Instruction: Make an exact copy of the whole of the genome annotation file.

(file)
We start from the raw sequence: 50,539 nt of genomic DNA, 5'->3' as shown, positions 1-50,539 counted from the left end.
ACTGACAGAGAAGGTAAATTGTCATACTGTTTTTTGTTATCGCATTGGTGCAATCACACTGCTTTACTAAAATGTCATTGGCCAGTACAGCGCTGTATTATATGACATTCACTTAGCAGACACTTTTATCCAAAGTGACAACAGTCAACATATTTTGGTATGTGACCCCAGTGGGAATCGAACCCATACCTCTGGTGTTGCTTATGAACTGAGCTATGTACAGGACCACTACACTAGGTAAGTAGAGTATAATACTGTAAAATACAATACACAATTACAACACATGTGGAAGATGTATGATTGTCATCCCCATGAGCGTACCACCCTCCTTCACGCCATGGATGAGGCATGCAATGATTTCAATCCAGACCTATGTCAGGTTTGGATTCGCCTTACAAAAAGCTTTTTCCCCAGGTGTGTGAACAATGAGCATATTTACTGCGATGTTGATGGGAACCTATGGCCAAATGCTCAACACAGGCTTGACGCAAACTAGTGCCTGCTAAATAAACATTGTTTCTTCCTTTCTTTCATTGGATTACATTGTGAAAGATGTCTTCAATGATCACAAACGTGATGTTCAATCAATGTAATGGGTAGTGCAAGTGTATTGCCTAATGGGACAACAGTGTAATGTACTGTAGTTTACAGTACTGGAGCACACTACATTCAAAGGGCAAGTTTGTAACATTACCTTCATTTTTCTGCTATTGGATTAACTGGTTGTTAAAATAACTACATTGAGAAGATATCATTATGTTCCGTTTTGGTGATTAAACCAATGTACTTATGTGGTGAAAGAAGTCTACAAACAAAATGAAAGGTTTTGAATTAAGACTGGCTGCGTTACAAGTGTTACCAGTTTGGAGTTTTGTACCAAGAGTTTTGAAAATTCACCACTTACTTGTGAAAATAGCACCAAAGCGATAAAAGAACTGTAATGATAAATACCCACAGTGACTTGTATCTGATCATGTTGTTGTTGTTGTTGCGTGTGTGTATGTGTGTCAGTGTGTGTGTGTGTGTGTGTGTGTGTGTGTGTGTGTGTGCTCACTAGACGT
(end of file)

We start from the raw sequence: 50,539 nt of genomic DNA, 5'->3' as shown, positions 1-50,539 counted from the left end.
ACTGACAGAGAAGGTAAATTGTCATACTGTTTTTTGTTATCGCATTGGTGCAATCACACTGCTTTACTAAAATGTCATTGGCCAGTACAGCGCTGTATTATATGACATTCACTTAGCAGACACTTTTATCCAAAGTGACAACAGTCAACATATTTTGGTATGTGACCCCAGTGGGAATCGAACCCATACCTCTGGTGTTGCTTATGAACTGAGCTATGTACAGGACCACTACACTAGGTAAGTAGAGTATAATACTGTAAAATACAATACACAATTACAACACATGTGGAAGATGTATGATTGTCATCCCCATGAGCGTACCACCCTCCTTCACGCCATGGATGAGGCATGCAATGATTTCAATCCAGACCTATGTCAGGTTTGGATTCGCCTTACAAAAAGCTTTTTCCCCAGGTGTGTGAACAATGAGCATATTTACTGCGATGTTGATGGGAACCTATGGCCAAATGCTCAACACAGGCTTGACGCAAACTAGTGCCTGCTAAATAAACATTGTTTCTTCCTTTCTTTCATTGGATTACATTGTGAAAGATGTCTTCAATGATCACAAACGTGATGTTCAATCAATGTAATGGGTAGTGCAAGTGTATTGCCTAATGGGACAACAGTGTAATGTACTGTAGTTTACAGTACTGGAGCACACTACATTCAAAGGGCAAGTTTGTAACATTACCTTCATTTTTCTGCTATTGGATTAACTGGTTGTTAAAATAACTACATTGAGAAGATATCATTATGTTCCGTTTTGGTGATTAAACCAATGTACTTATGTGGTGAAAGAAGTCTACAAACAAAATGAAAGGTTTTGAATTAAGACTGGCTGCGTTACAAGTGTTACCAGTTTGGAGTTTTGTACCAAGAGTTTTGAAAATTCACCACTTACTTGTGAAAATAGCACCAAAGCGATAAAAGAACTGTAATGATAAATACCCACAGTGACTTGTATCTGATCATGTTGTTGTTGTTGTTGCGTGTGTGTATGTGTGTCAGTGTGTGTGTGTGTGTGTGTGTGTGTGTGTGTGTGTGTGCTCACTAGACGT